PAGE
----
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Mapping orbital changes upon electron transfer with tunnelling microscopy on insulators


Electron transfer plays a crucial part in many chemical reactions1,2, including photosynthesis, combustion and corrosion. But even though redox-state transitions change the electronic structure of the molecules involved, mapping these changes at the single-molecule level is challenging. Scanning tunnelling microscopy provides insights into the orbital structure3 of single molecules and their interactions4,5, but requires the use of a conductive substrate that keeps molecules in a given charge state and thereby suppresses redox-state transitions. Atomic force microscopy can be used on insulating substrates to obtain structural6 and electrostatic7,8 information but does not generally access electronic states. Here we show that when synchronizing voltage pulses that steer electron tunnelling between a conductive atomic force microscope tip and a substrate with the oscillation of the tip, we can perform tunnelling experiments on non-conductive substrates and thereby map the orbital structure of isolated molecules as a function of their redox state. This allows us to resolve previously inaccessible electronic transitions in space and energy and to visualize the effects of electron transfer and polaron formation on individual molecular orbitals. We anticipate that our approach will prove useful for the investigation of complex redox reactions and charging-related phenomena with sub-ångström resolution.

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Fig. 1: Working principle of single-electron AC-STM.
Fig. 2: Imaging of electronic transitions of pentacene.
Fig. 3: Jahn-Teller effect in CuPc.
Fig. 4: Electronic transition imaging of BDHN-TTF.

Data availability

The data that support the findings of this study are available from the corresponding author on reasonable request.


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We thank L. Gross, S. Fatayer, F. Giessibl, F. Evers, R. Huber and G. Meyer for discussions. Financial support from the Marie Curie Initial Training Network ‘MOLESCO’ (number 606728) and Deutsche Forschungsgemeinschaft (numbers RE2669/6-1 and GRK 1570) is gratefully acknowledged.

Reviewer information

Nature thanks C. Williams and the other anonymous reviewer(s) for their contribution to the peer review of this work.

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Authors and Affiliations



All authors designed and performed the experiments and analysed the data. L.L.P. and J.R. were responsible for DFT calculations and co-wrote the paper. All authors revised the manuscript.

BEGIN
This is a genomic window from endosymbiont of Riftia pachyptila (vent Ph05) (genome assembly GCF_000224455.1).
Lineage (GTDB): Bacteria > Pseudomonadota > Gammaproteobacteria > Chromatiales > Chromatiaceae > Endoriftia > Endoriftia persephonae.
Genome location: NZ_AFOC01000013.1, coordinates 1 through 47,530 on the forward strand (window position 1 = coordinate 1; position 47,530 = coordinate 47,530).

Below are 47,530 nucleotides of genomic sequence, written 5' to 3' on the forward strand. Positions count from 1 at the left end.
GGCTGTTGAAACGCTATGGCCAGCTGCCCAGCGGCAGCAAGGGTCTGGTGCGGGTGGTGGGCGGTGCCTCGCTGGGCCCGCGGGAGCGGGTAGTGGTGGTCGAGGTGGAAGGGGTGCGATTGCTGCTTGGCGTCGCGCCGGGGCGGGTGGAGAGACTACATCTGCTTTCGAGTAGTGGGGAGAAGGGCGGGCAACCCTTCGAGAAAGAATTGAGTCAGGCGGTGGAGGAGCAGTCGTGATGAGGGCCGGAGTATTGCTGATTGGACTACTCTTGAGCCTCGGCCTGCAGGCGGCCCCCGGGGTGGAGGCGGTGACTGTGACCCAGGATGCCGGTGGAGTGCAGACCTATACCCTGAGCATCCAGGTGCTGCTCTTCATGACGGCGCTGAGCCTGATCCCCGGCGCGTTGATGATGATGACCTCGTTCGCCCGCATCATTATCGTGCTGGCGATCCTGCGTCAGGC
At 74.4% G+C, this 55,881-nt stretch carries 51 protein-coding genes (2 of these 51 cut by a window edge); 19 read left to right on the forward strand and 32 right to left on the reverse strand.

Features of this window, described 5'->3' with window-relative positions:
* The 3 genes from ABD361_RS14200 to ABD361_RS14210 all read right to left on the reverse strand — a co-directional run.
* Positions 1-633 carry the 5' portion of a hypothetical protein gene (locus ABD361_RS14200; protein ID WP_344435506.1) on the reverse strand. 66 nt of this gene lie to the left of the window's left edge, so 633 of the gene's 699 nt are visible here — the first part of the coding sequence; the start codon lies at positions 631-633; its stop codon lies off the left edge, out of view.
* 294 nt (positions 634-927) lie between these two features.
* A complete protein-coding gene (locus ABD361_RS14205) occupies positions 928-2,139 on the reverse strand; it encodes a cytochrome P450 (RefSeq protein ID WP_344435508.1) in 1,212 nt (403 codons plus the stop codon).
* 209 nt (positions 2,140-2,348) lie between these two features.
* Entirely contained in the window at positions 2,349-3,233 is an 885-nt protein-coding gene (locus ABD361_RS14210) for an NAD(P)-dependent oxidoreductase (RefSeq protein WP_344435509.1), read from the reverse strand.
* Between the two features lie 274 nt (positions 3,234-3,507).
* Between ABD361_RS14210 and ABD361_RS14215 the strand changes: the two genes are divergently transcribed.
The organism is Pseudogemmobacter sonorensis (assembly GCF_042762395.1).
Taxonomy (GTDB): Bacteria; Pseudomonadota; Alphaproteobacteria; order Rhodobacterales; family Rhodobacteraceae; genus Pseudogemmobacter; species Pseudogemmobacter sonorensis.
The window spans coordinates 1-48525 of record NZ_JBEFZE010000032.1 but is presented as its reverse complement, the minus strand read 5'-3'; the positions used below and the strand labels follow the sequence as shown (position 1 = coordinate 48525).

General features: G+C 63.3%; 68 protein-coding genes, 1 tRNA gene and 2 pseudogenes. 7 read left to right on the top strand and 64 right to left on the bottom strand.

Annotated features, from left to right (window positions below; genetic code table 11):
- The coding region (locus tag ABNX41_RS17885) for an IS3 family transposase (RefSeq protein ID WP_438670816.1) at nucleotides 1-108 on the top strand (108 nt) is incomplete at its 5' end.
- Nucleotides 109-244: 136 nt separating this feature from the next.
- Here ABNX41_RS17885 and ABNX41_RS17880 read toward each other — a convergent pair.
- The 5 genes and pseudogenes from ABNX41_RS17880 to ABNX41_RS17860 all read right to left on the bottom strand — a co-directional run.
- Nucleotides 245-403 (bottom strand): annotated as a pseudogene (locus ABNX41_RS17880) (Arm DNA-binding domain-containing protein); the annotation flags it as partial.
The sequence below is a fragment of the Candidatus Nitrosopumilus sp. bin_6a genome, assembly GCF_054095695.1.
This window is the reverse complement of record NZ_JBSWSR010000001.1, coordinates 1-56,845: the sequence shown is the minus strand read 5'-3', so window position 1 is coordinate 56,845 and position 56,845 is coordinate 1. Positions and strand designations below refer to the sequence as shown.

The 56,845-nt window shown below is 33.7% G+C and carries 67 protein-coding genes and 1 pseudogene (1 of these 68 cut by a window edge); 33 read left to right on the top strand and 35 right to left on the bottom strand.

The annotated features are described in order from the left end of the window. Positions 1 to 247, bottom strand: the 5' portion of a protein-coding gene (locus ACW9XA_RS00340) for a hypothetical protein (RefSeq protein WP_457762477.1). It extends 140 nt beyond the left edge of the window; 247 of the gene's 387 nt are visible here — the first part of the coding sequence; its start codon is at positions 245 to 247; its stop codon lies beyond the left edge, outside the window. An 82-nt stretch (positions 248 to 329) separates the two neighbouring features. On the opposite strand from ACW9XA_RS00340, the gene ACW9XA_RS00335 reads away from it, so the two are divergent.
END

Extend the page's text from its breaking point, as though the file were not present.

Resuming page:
Corresponding authors

Correspondence to Laerte L. Patera or Jascha Repp.

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Extended data figures and tables

Extended Data Fig. 1 Scheme and detailed shape of a.c.

voltage pulses.

Extended Data Fig. 2 Orbital confinement upon electron transfer in pentacene.

a, b, Electronic transitions probed by the same metal tip apex (A = 1 Å): 0→1 (a; Vd.c. = 1.87 V, Va.c. = 1.00 Vpp, Δz = 2 Å); 1→0 (b; Vd.c. = 1.87 V, Va.c. = 1.50 Vpp, Δz = 2 Å). Δz is given with respect to an AFM setpoint of Δf = −3.2 Hz at Vd.c. = 0 V. Scale bar, 5 Å. c, Line profiles taken along the directions indicated in a and b.

Extended Data Fig. 3 Modulus square of calculated orbitals for neutral and negatively charged CuPc.

a, b, Constant-height cuts of the superposition of degenerate LUMOs (a) and of only one of the degeneracy-lifted LUMOs (b). Scale bar, 5 Å.

Extended Data Fig. 4 Dissipation signal as a function of tip–sample distance.

Spectrum acquired above the centre of an isolated pentacene molecule (Vd.c. = 1.76 V, Va.c. = 1.00 V, A = 1 Å, 0→1). Δz is given with respect to an AFM setpoint of Δf = −3.2 Hz at Vd.c. = 0 V. Signal saturation is observed at short tip–sample distances because not more than one electron per set pulse can be transferred.

Extended Data Fig. 5 Imaging of electronic transitions in constant-detuning mode.

a, AFM topography image (Δf = −28.5 Hz, Vd.c. = 1.60 V, Va.c. = 1.00 V, A = 1 Å) of an isolated pentacene molecule on NaCl. b, Simultaneously acquired dissipation channel, corresponding to the 0→1 transition.

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Patera, L.L., Queck, F., Scheuerer, P. et al. Mapping orbital changes upon electron transfer with tunnelling microscopy on insulators. Nature 566, 245–248 (2019).

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